Among other things this an easy way to transfer files between computers through your local network using only Python.

reference: http://www.linuxjournal.com/content/tech-tip-really-simple-http-server-python

comments

git-aware ps1 Nov
19
1
0

http://blog.bitfluent.com/post/27983389/git-utilities-you-cant-live-without

You'll need git-completion.bash working, but put the following line into your .bashrc or .bash_profile to display the current branch in your terminal.

PS1='$(__git_ps1 "(%s)")$ '

Which you can combine with whatever you already have setup. It can be something similar to one of the following:

PS1='\h:\W$(__git_ps1 "(%s)") \u\$ '
PS1='${debian_chroot:+($debian_chroot)}\u@\h:\w\ $(__git_ps1 "(%s)")$ '
PS1='${debian_chroot:+($debian_chroot)}\[\033[01;32m\]\u@\h\[\033[00m\]:\[\033[01;34m\]\w\[\033[00m\] $(__git_ps1 "(%s)")$ '

comments

installing a lamp stack on ubuntu Nov
17
1
0

If you're ever in the unfortunate position where you need to install a LAMP stack (Linux, Apache, MySQL, PHP) on an Ubuntu server, you can install the following modules to quickly get yourself up and running.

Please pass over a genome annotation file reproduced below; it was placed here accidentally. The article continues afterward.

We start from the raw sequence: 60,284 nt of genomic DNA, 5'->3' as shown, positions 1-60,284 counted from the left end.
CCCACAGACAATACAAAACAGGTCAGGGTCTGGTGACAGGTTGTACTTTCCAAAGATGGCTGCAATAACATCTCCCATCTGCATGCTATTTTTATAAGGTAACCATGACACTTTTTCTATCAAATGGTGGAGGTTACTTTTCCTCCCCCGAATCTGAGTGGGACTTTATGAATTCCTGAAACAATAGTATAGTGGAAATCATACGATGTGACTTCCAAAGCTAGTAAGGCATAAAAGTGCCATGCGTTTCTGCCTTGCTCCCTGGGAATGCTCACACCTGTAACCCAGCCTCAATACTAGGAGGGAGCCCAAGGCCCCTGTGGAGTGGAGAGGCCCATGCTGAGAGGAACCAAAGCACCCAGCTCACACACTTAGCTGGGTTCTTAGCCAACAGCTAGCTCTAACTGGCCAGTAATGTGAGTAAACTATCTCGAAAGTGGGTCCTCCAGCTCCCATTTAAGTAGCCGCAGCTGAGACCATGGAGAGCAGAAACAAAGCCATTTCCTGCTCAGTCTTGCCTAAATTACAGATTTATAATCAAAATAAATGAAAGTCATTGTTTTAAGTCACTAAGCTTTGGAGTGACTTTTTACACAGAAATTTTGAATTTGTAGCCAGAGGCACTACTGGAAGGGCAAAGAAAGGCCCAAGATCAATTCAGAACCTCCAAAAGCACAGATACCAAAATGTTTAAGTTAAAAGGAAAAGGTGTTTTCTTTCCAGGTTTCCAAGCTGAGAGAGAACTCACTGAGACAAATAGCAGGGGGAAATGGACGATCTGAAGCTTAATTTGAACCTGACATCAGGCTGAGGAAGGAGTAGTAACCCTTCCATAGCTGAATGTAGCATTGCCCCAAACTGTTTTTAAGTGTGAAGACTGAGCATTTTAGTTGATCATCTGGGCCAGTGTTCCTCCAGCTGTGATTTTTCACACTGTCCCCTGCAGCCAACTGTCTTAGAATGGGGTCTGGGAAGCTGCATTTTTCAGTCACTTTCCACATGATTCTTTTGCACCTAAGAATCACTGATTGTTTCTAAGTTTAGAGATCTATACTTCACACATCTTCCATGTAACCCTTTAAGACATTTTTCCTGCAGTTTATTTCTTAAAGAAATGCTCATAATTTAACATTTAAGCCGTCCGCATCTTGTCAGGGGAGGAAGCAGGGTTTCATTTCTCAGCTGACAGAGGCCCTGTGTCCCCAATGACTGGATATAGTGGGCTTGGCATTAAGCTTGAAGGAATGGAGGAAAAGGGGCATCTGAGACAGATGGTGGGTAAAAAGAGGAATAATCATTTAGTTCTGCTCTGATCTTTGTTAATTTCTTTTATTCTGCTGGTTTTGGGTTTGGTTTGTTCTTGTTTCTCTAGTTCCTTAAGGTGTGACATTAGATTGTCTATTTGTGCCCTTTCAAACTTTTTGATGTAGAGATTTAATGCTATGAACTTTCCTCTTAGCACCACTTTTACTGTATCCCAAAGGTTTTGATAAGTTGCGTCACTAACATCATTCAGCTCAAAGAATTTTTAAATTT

apache2 php5-mysql libapache2-mod-php5 mysql-server

sudo apt-get install apache2
sudo apt-get install php5-mysql
sudo apt-get install libapache2-mod-php5
sudo apt-get install mysql-server

Or, for the super lazy use tasksel:

sudo tasksel install lamp-server

Good luck and godspeed.

comments

random string and digit generation in python Nov
17
1
0

This snippet generates a random string with digits with a defined LENGTH in Python. Useful for things like generating random passwords.

import os
import string


LENGTH = 6

password = ''.join(random.choice(string.ascii_letters + string.digits) for x in range(LENGTH))

comments

using the for loop counter in python Nov
17
1
0

Even with all the powerful tools Python loops do for you, sometimes you need to grab the good ol' loop counter.

There are a couple of different ways you can do this. The cleanest method that I found so far is to use the enumerate function. You can do something like this:

test = ['a', 'b', 'c']

for counter, value in enumerate(test):